The conditional approval given to a South Australian company to allow them to import fresh, whole potatoes to Tasmania was in line with import requirements, the responsible department says.
A spokesperson for the Department of Primary Industries, Parks, Water and Environment confirmed the Chief Plant Health Manager granted the conditional approval in June.
Opposition Primary Industries spokesman Shane Broad forced the government to confirm the conditional approval was granted, after he asked the question directly of Primary Industries Minister Guy Barnett.
While potato imports are not prohibited, this is the first time in many years approval has been granted for fresh, whole potatoes imported to Tasmania.
The DPIPWE spokesperson said potato imports into Tasmania have never been prohibited and said the conditional approval was in line with requirements.
"They are allowed import into Tasmania subject to conditions related to potato cyst nematode and bacterial wilt risks being managed," the spokesperson said.
Potato farmers have pledged to fight against the conditional approval, with many citing a lack of consultation.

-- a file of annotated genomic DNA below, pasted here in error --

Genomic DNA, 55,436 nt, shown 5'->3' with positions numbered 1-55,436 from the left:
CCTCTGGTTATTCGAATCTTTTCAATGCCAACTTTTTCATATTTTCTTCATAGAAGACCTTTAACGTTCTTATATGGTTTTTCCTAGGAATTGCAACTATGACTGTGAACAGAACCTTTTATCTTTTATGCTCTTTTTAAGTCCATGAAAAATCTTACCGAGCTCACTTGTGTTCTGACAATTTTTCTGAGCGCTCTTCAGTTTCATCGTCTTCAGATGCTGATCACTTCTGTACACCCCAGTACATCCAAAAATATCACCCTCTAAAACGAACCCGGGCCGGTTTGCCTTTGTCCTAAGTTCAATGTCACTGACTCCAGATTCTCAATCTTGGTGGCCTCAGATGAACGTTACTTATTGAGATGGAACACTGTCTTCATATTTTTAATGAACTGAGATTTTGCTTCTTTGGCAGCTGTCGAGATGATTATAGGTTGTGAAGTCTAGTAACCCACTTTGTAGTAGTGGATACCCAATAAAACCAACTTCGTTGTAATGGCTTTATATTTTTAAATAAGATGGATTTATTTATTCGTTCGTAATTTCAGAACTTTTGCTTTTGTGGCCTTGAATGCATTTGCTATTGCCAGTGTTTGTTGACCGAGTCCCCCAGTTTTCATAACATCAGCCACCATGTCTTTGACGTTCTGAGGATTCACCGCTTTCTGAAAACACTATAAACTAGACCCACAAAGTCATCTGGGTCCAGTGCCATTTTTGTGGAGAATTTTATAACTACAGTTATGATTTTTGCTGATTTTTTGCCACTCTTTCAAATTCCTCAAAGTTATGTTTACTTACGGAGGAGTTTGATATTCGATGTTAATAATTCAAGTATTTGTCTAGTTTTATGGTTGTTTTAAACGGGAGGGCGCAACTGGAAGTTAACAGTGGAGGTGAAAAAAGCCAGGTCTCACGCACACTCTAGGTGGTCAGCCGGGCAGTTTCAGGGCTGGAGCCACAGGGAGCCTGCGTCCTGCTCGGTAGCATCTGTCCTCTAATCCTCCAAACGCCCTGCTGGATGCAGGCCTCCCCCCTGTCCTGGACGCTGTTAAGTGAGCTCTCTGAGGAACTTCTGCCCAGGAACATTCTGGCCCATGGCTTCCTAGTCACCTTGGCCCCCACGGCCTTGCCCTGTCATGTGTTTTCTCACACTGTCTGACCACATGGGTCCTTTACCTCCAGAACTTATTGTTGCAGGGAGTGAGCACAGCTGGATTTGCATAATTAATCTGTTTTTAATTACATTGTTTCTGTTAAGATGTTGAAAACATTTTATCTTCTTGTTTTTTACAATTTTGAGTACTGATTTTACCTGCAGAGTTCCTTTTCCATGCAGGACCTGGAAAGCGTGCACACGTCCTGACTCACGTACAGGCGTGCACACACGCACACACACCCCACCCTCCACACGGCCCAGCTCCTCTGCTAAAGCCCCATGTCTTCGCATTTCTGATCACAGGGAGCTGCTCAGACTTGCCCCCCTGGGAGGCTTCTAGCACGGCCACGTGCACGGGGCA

Farmers fear the biosecurity risks related to allowing a South Australian potato crop into Tasmania, mainly because there are no controls around end-of-life disposal of scraps.
When asked how DPIPWE would manage the potential biosecurity threat from imported potatoes, the spokesperson pointed to SA's freedom area status as "a gold standard."
"The Tasmanian Government has recognised the South Australian Government's formal declaration for freedom from potato cyst nematode and bacterial wilt," the spokesperson said.
"A government-issued area freedom certificate is the gold standard in underpinning trade between states and internationally.
The spokesperson said the diseases in question were not in SA.
However, farmers fear the import approval would put the Tasmanian industry at risk of other biosecurity threats present in South Australia that are not present in Tasmania.
Tasmanian Farmers and Graziers Association vegetable council chairman Nathan Richardson said the organisation had a meeting with DPIPWE on Monday.
He said the department had heard the group's concerns, but they were waiting for the release of more information.
The conditional approval has been granted and is now live.